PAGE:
• Glenn Wilson

    When women are fully informed about the risks and benefits of mammograms, 70% may choose not to get screened, but you may be in that 30%, and have a right to decide for yourself.

    Dr. Greger: “For nearly a century, public health organizations, professional associations, patient advocacy groups, academics, and clinicians largely viewed cancer screening as a simple, safe way to save lives.” But these days, even though we’re all looking at the same body of evidence, “[d]iffering interpretations about [the] benefits and harms of [mammograms] has led to conflicting recommendations…that range from intensive [annual] screening starting at age 40 to no [routine] screening at all [ever].” Currently, the four main groups in the U.S. “charged with making [mammogram] recommendations” each set contradictory guidelines. So, what’s a woman to do?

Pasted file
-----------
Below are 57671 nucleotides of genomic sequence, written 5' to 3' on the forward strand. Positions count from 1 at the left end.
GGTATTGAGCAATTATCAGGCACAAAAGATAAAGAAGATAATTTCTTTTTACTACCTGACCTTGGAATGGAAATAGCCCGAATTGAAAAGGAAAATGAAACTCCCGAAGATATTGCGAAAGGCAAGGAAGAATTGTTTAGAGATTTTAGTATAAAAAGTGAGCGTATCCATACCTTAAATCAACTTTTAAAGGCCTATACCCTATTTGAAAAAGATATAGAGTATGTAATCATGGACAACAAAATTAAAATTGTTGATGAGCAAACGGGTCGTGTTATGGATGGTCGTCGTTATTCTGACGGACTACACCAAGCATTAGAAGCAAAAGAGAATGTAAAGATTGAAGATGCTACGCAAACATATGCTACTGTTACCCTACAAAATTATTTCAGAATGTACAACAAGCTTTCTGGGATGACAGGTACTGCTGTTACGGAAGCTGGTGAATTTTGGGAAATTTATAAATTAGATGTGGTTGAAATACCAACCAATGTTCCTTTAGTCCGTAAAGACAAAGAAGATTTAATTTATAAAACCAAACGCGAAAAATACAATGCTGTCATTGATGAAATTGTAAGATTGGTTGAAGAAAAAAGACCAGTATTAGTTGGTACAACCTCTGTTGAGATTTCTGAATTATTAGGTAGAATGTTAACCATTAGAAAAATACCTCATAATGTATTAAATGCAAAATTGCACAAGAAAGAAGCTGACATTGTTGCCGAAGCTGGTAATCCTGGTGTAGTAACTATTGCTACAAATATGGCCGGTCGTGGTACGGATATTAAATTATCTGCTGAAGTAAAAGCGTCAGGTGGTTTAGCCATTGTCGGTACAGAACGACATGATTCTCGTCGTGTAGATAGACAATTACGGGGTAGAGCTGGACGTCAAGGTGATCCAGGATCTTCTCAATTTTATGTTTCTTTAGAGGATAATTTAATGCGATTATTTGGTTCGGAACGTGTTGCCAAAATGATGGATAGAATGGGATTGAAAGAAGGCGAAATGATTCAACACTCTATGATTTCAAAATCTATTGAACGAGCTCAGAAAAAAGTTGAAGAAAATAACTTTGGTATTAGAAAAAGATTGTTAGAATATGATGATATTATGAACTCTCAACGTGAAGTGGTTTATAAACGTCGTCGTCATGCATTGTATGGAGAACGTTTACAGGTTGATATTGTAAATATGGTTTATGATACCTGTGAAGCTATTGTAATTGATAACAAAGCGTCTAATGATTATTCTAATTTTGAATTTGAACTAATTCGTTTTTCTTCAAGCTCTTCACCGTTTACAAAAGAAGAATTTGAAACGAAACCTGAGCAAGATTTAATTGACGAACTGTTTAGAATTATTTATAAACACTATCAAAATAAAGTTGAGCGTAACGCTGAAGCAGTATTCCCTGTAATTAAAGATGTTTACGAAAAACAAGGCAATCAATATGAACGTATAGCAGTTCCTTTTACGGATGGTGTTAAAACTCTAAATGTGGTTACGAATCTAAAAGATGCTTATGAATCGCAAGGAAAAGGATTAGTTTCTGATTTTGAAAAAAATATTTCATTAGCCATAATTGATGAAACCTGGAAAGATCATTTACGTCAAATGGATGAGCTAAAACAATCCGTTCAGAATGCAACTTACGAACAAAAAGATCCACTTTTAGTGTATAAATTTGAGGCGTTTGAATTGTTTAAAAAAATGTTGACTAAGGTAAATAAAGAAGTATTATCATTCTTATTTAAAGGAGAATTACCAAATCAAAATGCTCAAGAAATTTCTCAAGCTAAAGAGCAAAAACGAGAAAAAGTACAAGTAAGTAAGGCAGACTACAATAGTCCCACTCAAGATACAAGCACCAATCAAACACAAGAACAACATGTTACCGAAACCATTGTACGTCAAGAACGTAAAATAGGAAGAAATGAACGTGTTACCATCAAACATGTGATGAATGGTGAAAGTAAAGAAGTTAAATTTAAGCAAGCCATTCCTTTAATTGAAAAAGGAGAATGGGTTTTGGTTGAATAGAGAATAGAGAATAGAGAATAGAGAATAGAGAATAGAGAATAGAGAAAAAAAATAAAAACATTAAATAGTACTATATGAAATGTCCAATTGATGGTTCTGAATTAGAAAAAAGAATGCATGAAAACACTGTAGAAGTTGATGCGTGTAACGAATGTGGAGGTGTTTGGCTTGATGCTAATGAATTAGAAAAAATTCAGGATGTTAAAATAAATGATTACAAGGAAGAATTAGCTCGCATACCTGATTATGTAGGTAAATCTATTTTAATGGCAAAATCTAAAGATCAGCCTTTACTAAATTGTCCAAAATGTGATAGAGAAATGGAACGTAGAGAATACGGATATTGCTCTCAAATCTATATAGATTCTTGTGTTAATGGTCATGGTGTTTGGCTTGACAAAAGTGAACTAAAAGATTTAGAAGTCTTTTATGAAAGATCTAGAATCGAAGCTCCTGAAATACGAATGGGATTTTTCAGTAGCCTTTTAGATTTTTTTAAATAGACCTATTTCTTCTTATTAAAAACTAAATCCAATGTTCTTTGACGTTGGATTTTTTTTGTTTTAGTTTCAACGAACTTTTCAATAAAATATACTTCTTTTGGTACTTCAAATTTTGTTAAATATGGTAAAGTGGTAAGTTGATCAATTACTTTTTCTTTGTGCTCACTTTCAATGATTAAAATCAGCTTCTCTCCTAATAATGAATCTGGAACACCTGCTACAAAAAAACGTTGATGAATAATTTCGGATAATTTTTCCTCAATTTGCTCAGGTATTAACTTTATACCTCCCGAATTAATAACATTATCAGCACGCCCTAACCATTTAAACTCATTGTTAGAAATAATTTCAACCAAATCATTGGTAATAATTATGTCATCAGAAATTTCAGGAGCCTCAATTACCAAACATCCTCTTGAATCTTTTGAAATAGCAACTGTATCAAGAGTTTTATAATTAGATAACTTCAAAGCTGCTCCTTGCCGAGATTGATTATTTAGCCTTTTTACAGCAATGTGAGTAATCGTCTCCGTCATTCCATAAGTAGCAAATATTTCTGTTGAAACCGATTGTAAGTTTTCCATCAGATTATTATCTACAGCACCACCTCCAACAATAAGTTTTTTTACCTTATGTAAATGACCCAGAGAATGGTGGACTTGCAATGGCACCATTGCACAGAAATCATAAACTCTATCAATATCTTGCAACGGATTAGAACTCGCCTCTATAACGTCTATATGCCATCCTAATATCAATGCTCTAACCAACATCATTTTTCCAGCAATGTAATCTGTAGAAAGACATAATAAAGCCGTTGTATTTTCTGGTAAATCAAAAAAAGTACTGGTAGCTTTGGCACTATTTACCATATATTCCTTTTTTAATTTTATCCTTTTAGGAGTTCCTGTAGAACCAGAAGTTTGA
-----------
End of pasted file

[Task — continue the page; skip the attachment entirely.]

Well, the guidelines are based on “systematic reviews” of the evidence. “In the last 15 years, 50 [such] reviews…have been published,” but they don’t all reach the same conclusions. The question is why? It turns out that the conclusions of systematic reviews may have been influenced by competing conflicts of “interests of the authors.”

    “[O]nly in health care [does] the same group that provides a service also [tell] us how valuable that service is and how much of it we need… We must [sadly] acknowledge that just as in any other profession or industry, self-interest is unavoidably at work…” In an analysis of more than a hundred papers, the “imbalance” in those that tended “to emphasize the major benefits of mammography…over its major harms [was] related to the authors’ affiliation.”

    Continue at NutritionFacts: Mammogram Recommendations: Why the Conflicting Guidelines?

    Maybe you prefer to read the transcript instead of watching this video? To see the full transcript or links to cited sources go to the link above, then scroll below the video and click on View Transcript or Sources Cited. This is part 2 of a 14 part series. Other videos in this series are listed in the Doctor's Note below the video.

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